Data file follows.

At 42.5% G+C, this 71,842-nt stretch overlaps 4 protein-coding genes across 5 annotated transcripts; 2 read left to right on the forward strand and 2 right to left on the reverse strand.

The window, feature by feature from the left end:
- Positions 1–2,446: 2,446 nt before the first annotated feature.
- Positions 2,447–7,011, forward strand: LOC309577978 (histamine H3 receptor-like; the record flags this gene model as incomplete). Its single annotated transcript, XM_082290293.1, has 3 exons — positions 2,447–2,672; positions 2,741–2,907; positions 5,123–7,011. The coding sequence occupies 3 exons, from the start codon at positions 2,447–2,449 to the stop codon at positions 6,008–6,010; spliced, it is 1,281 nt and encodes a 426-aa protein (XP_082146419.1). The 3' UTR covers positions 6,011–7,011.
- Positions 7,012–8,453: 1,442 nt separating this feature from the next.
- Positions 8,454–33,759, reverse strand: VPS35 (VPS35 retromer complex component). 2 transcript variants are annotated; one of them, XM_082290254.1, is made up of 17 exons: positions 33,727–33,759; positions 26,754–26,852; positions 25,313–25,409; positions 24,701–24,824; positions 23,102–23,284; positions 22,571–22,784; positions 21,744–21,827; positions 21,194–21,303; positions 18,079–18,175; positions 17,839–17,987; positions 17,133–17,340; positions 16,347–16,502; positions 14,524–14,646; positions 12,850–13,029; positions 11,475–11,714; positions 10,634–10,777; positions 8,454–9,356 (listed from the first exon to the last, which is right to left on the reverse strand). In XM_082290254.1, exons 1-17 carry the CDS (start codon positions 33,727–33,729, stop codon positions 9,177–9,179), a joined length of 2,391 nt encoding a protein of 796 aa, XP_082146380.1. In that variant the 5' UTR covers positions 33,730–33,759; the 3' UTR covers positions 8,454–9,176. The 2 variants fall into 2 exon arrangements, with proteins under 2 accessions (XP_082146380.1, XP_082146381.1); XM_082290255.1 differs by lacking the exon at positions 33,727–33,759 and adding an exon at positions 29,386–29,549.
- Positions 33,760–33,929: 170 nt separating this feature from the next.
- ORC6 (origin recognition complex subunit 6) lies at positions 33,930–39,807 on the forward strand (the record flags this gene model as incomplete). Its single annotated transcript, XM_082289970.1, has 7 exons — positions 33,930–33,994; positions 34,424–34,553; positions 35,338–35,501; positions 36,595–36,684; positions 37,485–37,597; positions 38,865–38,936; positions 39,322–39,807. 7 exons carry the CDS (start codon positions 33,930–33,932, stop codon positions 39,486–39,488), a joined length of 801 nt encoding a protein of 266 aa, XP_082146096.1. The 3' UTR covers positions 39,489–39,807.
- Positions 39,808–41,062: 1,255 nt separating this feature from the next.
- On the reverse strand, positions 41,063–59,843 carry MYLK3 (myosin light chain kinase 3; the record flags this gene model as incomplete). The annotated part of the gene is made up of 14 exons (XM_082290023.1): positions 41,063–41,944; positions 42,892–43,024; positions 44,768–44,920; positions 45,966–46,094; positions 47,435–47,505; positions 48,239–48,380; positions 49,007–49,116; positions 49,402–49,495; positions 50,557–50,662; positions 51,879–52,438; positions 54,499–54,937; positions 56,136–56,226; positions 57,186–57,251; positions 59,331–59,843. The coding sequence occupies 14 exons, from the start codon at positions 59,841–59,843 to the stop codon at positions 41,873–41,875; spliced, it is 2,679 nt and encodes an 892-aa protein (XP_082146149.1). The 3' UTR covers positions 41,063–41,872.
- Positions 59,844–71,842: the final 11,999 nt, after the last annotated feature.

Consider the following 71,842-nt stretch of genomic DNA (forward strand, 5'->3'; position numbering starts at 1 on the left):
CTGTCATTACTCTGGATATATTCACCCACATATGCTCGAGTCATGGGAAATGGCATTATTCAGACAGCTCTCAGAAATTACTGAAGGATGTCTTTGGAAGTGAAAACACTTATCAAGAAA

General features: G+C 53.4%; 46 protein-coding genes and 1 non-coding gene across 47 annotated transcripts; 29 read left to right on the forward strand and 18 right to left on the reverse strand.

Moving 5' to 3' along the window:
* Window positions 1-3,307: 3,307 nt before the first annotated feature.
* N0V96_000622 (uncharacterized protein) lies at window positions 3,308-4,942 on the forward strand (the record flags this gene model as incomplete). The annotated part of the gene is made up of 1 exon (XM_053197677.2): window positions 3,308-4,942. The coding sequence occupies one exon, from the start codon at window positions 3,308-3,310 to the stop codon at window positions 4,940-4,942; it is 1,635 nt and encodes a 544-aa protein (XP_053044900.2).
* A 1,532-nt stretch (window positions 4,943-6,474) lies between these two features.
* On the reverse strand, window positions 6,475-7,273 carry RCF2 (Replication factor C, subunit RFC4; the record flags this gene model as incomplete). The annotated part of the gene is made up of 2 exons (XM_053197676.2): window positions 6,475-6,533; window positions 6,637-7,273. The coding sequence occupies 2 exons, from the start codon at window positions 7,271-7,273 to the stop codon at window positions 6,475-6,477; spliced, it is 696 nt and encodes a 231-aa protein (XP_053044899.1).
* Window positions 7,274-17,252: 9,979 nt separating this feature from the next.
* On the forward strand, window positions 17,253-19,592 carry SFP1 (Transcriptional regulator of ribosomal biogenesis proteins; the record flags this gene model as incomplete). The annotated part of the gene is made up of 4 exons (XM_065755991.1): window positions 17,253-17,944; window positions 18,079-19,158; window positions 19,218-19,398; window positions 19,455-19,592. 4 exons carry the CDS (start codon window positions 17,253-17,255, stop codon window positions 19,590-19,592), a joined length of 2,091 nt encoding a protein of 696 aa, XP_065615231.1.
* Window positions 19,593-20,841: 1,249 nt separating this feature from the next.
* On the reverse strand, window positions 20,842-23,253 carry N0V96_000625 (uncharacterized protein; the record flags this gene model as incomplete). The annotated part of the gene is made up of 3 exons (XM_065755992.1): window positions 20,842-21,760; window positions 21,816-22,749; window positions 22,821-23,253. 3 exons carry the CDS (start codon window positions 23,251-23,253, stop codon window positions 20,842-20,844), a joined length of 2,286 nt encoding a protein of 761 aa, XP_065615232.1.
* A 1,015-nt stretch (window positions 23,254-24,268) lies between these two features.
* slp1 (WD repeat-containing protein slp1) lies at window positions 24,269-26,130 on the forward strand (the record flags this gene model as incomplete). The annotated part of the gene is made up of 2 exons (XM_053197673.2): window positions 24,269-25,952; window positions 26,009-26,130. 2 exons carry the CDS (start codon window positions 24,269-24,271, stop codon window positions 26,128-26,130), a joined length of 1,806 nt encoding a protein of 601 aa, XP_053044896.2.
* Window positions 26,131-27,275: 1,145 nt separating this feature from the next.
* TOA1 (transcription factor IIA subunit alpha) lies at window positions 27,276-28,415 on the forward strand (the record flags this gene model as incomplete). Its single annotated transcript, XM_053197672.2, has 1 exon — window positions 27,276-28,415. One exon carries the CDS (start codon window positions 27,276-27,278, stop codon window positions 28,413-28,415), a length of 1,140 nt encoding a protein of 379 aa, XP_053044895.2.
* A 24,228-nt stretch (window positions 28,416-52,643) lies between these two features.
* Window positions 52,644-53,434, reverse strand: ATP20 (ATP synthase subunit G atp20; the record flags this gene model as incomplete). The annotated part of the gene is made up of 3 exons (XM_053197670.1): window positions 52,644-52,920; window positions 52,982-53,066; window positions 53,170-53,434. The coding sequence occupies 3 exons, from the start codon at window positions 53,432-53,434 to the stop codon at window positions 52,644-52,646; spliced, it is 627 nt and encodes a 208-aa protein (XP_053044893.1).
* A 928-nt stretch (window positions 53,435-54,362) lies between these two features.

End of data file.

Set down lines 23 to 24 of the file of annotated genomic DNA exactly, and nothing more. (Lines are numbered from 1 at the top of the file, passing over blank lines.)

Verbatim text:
* On the reverse strand, window positions 20,842-23,253 carry N0V96_000625 (uncharacterized protein; the record flags this gene model as incomplete). The annotated part of the gene is made up of 3 exons (XM_065755992.1): window positions 20,842-21,760; window positions 21,816-22,749; window positions 22,821-23,253. 3 exons carry the CDS (start codon window positions 23,251-23,253, stop codon window positions 20,842-20,844), a joined length of 2,286 nt encoding a protein of 761 aa, XP_065615232.1.
* A 1,015-nt stretch (window positions 23,254-24,268) lies between these two features.